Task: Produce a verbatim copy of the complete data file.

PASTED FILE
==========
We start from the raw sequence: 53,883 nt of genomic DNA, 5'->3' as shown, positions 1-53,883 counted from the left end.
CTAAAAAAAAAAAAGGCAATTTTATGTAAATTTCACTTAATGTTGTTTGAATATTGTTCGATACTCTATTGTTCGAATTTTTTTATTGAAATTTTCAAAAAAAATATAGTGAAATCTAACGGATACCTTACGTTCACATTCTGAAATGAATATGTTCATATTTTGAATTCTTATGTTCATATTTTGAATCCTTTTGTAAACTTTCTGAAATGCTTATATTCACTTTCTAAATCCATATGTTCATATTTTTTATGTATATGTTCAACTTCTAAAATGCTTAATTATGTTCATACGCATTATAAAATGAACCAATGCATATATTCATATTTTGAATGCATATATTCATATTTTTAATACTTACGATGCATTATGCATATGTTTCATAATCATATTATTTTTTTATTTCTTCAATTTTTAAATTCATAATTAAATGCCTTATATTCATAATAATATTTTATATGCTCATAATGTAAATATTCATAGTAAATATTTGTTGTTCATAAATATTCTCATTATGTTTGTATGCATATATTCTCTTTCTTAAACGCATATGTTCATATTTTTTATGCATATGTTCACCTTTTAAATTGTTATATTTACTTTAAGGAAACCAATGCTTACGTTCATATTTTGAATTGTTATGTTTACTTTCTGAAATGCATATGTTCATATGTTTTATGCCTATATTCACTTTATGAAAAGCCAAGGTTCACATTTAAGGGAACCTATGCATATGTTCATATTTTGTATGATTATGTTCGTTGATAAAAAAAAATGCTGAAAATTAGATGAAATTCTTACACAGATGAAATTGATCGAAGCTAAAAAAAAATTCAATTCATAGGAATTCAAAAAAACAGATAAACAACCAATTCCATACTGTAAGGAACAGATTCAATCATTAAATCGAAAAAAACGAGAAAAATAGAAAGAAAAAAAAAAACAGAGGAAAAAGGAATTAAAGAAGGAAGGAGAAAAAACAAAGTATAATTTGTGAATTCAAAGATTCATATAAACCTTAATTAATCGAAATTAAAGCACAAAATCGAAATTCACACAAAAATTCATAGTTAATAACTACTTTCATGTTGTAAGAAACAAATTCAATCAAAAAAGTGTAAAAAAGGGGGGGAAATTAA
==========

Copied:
We start from the raw sequence: 53,883 nt of genomic DNA, 5'->3' as shown, positions 1-53,883 counted from the left end.
CTAAAAAAAAAAAAGGCAATTTTATGTAAATTTCACTTAATGTTGTTTGAATATTGTTCGATACTCTATTGTTCGAATTTTTTTATTGAAATTTTCAAAAAAAATATAGTGAAATCTAACGGATACCTTACGTTCACATTCTGAAATGAATATGTTCATATTTTGAATTCTTATGTTCATATTTTGAATCCTTTTGTAAACTTTCTGAAATGCTTATATTCACTTTCTAAATCCATATGTTCATATTTTTTATGTATATGTTCAACTTCTAAAATGCTTAATTATGTTCATACGCATTATAAAATGAACCAATGCATATATTCATATTTTGAATGCATATATTCATATTTTTAATACTTACGATGCATTATGCATATGTTTCATAATCATATTATTTTTTTATTTCTTCAATTTTTAAATTCATAATTAAATGCCTTATATTCATAATAATATTTTATATGCTCATAATGTAAATATTCATAGTAAATATTTGTTGTTCATAAATATTCTCATTATGTTTGTATGCATATATTCTCTTTCTTAAACGCATATGTTCATATTTTTTATGCATATGTTCACCTTTTAAATTGTTATATTTACTTTAAGGAAACCAATGCTTACGTTCATATTTTGAATTGTTATGTTTACTTTCTGAAATGCATATGTTCATATGTTTTATGCCTATATTCACTTTATGAAAAGCCAAGGTTCACATTTAAGGGAACCTATGCATATGTTCATATTTTGTATGATTATGTTCGTTGATAAAAAAAAATGCTGAAAATTAGATGAAATTCTTACACAGATGAAATTGATCGAAGCTAAAAAAAAATTCAATTCATAGGAATTCAAAAAAACAGATAAACAACCAATTCCATACTGTAAGGAACAGATTCAATCATTAAATCGAAAAAAACGAGAAAAATAGAAAGAAAAAAAAAAACAGAGGAAAAAGGAATTAAAGAAGGAAGGAGAAAAAACAAAGTATAATTTGTGAATTCAAAGATTCATATAAACCTTAATTAATCGAAATTAAAGCACAAAATCGAAATTCACACAAAAATTCATAGTTAATAACTACTTTCATGTTGTAAGAAACAAATTCAATCAAAAAAGTGTAAAAAAGGGGGGGAAATTAA